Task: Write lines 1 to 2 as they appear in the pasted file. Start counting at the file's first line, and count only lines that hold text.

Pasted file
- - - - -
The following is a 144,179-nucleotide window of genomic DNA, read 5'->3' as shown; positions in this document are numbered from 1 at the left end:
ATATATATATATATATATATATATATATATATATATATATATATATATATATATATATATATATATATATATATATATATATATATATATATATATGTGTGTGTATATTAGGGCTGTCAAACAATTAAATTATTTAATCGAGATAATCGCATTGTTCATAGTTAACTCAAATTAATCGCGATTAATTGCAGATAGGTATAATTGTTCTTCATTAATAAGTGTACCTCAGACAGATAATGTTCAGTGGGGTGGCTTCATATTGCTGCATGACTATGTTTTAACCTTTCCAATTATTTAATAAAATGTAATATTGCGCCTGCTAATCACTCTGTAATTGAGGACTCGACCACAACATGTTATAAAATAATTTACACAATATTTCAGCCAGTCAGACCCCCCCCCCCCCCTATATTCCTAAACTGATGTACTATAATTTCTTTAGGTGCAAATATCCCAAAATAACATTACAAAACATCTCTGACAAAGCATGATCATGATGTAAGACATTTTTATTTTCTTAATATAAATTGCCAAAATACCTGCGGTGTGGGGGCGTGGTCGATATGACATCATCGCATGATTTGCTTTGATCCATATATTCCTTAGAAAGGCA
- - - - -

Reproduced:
The following is a 144,179-nucleotide window of genomic DNA, read 5'->3' as shown; positions in this document are numbered from 1 at the left end:
ATATATATATATATATATATATATATATATATATATATATATATATATATATATATATATATATATATATATATATATATATATATATATATATATGTGTGTGTATATTAGGGCTGTCAAACAATTAAATTATTTAATCGAGATAATCGCATTGTTCATAGTTAACTCAAATTAATCGCGATTAATTGCAGATAGGTATAATTGTTCTTCATTAATAAGTGTACCTCAGACAGATAATGTTCAGTGGGGTGGCTTCATATTGCTGCATGACTATGTTTTAACCTTTCCAATTATTTAATAAAATGTAATATTGCGCCTGCTAATCACTCTGTAATTGAGGACTCGACCACAACATGTTATAAAATAATTTACACAATATTTCAGCCAGTCAGACCCCCCCCCCCCCCTATATTCCTAAACTGATGTACTATAATTTCTTTAGGTGCAAATATCCCAAAATAACATTACAAAACATCTCTGACAAAGCATGATCATGATGTAAGACATTTTTATTTTCTTAATATAAATTGCCAAAATACCTGCGGTGTGGGGGCGTGGTCGATATGACATCATCGCATGATTTGCTTTGATCCATATATTCCTTAGAAAGGCA